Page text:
HL23 is a residential building in New York on a site – above the soon-to-be-opened extension of the High Line park from 20th to 30th Streets – that was always going to get it noticed. It’s also the first building that the office of Neil Denari, the Los Angeles architect and a former head of Sci-Arc, has built from the ground up. Denari seems to have enjoyed the challenges posed by a location next to one of the most acclaimed public projects of recent years: ”It’s a private building, but it’s a public building in terms of its site,” he says.
The 14-storey building has a small footprint just 40 feet wide, with a required 15ft setback from the street. These constraints, combined with the developer’s need to make the most of the views from its luxury apartments, meant that HL23 had to get bigger as it got higher. The building responds to this demand with a cantilevered facade on one side that has been allowed to hang over the High Line itself – it required seven exceptions to the zoning laws – before it rises up, tapering backwards and away from the park. Each panel of this facade is at a gentle angle to the vertical or horizontal. Combined with strips of rippled metal cladding, the overall effect is of a faint sway, although this is only apparent when you’re standing across the street on the corner of 10th Avenue and 23rd Street.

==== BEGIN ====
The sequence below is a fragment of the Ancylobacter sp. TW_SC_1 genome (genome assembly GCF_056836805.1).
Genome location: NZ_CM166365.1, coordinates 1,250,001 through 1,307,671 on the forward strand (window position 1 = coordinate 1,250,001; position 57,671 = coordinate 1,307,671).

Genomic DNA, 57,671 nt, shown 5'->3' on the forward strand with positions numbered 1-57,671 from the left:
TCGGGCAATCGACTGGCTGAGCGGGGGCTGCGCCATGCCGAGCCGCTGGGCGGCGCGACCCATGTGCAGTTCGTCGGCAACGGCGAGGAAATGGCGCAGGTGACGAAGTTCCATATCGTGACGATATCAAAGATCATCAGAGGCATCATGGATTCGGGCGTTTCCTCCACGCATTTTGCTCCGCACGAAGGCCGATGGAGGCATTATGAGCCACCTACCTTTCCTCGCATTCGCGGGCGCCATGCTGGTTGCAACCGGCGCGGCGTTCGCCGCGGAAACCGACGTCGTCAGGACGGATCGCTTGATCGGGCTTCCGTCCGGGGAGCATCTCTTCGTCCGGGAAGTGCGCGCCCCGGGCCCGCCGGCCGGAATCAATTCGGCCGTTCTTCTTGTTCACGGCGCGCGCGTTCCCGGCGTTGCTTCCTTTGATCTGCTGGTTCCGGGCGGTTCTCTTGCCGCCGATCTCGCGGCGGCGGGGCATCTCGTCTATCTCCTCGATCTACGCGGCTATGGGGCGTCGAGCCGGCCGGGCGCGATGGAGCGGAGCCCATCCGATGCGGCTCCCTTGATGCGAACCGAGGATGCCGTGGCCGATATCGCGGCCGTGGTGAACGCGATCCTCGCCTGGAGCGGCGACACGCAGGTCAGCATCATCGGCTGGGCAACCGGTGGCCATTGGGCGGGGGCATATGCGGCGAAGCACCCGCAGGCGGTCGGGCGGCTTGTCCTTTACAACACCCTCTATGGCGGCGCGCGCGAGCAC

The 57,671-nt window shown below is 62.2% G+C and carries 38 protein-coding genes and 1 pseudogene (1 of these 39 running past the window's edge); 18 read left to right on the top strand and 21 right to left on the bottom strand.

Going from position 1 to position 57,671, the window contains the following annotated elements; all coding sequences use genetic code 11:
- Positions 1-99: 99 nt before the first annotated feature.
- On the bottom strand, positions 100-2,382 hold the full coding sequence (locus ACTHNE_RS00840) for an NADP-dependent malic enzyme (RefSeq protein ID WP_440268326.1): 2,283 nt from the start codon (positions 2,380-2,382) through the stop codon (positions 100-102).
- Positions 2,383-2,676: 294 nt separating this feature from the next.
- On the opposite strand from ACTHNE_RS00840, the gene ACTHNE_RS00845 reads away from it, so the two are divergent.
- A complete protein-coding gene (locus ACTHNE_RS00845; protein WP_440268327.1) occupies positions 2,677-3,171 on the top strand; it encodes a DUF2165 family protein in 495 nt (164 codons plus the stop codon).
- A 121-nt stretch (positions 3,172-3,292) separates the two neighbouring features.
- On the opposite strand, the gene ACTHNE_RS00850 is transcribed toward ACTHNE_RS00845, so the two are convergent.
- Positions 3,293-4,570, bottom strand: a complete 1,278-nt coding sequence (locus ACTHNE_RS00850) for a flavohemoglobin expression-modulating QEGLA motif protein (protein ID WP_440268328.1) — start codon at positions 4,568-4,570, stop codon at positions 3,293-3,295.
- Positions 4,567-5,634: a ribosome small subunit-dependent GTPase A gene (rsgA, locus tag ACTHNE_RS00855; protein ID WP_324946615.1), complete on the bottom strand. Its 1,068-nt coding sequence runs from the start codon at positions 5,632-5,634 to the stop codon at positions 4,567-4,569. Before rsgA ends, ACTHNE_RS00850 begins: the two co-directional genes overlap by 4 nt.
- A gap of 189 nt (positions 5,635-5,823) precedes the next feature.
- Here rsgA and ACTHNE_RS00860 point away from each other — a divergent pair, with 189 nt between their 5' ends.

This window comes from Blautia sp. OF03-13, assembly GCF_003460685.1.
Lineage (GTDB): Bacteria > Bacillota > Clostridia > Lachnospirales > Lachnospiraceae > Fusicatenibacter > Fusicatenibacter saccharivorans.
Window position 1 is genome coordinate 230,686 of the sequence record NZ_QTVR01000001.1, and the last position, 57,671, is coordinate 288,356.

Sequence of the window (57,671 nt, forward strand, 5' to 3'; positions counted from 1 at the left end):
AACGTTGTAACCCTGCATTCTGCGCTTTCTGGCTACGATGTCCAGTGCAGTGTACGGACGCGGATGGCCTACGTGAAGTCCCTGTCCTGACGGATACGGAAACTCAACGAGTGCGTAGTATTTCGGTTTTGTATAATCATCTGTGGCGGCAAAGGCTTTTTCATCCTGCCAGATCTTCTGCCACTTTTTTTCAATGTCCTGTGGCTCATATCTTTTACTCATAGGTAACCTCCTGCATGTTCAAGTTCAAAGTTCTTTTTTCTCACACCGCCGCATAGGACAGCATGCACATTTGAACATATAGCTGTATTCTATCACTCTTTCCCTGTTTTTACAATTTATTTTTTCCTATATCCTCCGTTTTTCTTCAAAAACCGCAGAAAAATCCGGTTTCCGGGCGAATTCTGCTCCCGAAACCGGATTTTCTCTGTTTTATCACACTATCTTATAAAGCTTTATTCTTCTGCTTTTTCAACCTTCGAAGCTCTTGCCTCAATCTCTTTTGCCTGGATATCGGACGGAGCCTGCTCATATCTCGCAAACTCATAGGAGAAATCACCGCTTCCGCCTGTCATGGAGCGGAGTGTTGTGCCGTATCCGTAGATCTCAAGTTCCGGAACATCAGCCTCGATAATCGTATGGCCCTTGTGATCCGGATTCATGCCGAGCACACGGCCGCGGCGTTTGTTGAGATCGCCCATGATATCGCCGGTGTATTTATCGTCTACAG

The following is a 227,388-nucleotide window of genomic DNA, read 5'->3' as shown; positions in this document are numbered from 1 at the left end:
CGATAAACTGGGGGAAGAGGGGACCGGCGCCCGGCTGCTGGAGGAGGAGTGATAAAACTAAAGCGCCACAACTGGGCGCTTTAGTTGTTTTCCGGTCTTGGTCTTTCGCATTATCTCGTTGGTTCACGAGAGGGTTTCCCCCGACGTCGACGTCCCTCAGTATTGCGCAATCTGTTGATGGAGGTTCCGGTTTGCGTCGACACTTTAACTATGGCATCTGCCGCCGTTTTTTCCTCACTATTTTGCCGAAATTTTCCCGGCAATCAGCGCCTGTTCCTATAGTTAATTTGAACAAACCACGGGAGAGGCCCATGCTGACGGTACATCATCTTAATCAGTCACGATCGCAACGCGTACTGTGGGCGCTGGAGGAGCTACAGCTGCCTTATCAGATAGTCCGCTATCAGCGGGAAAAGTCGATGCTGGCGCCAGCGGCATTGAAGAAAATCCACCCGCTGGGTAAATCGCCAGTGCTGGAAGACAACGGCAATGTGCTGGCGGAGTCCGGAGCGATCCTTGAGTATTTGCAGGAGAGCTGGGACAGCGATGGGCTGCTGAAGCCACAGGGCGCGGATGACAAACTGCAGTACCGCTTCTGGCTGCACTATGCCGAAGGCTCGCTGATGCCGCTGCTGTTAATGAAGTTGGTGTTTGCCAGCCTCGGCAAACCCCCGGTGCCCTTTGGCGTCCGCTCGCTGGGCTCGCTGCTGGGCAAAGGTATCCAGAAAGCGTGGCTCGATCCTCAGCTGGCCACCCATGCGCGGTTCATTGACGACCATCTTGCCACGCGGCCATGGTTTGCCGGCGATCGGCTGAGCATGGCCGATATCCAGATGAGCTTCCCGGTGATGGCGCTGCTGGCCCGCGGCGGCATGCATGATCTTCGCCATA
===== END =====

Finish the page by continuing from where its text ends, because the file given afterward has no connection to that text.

The panels of stainless steel cladding are bead-blasted for a more subdued, matt appearance. “We didn’t need to shout,” Denari says, adding that his task was to work out “the relationship between fitting in and standing out”.
The result of this modesty mixed with quiet confidence is a quietly complicated “nonconformist” building. As the architect says: “I want to captivate; I don’t want to be unnoticed. But it’s not a circus.”